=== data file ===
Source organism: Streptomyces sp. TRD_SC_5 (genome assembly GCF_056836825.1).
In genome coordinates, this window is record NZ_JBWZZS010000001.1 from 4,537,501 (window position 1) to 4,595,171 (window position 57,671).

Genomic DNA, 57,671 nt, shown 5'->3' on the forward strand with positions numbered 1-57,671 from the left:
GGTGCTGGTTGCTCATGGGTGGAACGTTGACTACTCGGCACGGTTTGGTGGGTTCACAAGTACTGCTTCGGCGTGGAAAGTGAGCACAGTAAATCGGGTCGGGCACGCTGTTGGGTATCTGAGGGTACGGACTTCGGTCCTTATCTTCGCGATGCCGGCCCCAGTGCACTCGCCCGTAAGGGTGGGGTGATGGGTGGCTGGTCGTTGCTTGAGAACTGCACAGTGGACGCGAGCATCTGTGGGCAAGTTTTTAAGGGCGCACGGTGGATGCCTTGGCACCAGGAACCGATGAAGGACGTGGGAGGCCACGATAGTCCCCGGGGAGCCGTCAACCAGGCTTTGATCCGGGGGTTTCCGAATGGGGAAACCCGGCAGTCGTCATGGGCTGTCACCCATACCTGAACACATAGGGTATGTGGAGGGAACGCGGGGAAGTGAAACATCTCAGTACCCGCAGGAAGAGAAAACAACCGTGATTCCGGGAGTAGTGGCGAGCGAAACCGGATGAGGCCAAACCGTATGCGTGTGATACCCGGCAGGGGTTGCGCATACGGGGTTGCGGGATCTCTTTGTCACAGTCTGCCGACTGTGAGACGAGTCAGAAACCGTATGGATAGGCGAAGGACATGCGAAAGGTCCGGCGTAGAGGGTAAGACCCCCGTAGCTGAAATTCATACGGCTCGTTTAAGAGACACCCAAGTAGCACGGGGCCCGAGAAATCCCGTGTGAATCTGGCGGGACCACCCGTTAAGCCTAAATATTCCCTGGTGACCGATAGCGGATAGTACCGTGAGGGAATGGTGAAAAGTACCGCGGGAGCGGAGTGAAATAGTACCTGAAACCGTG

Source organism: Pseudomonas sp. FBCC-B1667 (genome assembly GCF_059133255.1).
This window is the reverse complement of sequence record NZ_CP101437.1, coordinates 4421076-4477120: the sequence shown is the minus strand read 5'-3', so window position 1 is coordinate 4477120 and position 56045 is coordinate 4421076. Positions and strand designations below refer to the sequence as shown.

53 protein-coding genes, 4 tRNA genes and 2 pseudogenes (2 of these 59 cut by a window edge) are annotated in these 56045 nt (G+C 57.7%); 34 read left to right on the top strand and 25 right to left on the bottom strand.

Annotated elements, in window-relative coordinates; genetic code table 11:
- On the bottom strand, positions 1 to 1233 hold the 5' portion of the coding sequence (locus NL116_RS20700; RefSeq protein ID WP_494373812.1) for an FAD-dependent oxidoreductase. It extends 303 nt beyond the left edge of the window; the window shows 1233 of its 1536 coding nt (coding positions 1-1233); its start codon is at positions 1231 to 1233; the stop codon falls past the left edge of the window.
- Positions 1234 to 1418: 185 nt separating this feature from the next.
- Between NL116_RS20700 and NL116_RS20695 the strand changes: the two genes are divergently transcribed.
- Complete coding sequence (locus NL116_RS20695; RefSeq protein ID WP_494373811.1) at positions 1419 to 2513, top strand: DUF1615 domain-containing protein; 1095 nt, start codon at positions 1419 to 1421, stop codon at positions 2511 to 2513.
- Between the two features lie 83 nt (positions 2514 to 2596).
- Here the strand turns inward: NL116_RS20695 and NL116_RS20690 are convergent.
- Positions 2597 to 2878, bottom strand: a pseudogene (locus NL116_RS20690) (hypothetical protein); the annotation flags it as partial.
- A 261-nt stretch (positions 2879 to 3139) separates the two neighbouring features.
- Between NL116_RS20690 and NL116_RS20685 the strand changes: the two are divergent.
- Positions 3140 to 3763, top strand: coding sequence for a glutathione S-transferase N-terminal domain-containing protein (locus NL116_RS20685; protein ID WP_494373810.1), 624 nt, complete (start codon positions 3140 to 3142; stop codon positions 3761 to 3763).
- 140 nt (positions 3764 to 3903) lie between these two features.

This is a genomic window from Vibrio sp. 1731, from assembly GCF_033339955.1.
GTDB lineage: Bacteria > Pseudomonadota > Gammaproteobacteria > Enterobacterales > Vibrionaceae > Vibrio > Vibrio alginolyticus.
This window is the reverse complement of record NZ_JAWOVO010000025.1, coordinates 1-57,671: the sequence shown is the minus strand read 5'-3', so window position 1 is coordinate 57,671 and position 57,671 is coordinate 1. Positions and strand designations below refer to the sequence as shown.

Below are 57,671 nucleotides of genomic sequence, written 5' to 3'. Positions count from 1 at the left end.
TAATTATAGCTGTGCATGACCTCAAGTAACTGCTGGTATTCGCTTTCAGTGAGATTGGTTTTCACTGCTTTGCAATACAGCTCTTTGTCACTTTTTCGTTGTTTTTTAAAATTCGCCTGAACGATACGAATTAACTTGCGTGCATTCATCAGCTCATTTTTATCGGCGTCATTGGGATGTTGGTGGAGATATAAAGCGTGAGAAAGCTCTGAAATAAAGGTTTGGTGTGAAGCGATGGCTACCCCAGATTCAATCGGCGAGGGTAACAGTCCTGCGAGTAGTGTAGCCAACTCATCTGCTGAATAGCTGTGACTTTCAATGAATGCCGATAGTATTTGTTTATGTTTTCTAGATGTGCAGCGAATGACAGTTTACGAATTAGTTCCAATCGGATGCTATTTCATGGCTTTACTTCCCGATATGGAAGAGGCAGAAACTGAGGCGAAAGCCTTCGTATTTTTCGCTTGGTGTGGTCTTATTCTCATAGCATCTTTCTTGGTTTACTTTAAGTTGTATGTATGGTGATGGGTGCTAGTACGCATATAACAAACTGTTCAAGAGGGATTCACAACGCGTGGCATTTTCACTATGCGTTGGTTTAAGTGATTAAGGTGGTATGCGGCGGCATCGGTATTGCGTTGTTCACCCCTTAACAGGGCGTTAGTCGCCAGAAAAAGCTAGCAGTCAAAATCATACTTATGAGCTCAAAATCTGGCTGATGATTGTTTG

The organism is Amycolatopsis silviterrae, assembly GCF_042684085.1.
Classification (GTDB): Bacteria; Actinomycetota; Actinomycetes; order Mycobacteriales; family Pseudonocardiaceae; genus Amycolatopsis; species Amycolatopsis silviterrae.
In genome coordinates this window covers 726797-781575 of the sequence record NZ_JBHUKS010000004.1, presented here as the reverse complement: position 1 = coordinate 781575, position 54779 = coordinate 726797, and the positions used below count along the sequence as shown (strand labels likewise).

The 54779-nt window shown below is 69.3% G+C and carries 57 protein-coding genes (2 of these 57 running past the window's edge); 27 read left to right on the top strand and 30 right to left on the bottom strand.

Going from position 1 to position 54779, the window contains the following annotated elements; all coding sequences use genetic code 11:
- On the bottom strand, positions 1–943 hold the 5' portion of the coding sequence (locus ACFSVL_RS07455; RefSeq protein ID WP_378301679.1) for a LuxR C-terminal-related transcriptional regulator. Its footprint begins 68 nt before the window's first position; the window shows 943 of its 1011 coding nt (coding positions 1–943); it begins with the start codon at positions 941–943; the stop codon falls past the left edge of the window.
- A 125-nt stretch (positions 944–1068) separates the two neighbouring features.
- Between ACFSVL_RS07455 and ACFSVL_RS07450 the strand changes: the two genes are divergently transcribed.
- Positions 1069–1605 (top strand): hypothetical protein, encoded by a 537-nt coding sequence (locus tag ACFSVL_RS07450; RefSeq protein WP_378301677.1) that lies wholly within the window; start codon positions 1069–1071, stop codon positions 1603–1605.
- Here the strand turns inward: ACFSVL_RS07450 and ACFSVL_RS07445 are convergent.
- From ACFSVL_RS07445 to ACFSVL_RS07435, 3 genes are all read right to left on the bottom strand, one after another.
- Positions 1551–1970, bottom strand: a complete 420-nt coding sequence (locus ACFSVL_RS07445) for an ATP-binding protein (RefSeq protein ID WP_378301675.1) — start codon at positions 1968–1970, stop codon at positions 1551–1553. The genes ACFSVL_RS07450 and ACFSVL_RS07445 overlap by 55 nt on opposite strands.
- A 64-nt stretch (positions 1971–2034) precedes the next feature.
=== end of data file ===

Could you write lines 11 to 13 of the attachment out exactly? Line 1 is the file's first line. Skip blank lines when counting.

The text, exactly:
- Between NL116_RS20700 and NL116_RS20695 the strand changes: the two genes are divergently transcribed.
- Complete coding sequence (locus NL116_RS20695; RefSeq protein ID WP_494373811.1) at positions 1419 to 2513, top strand: DUF1615 domain-containing protein; 1095 nt, start codon at positions 1419 to 1421, stop codon at positions 2511 to 2513.
- Between the two features lie 83 nt (positions 2514 to 2596).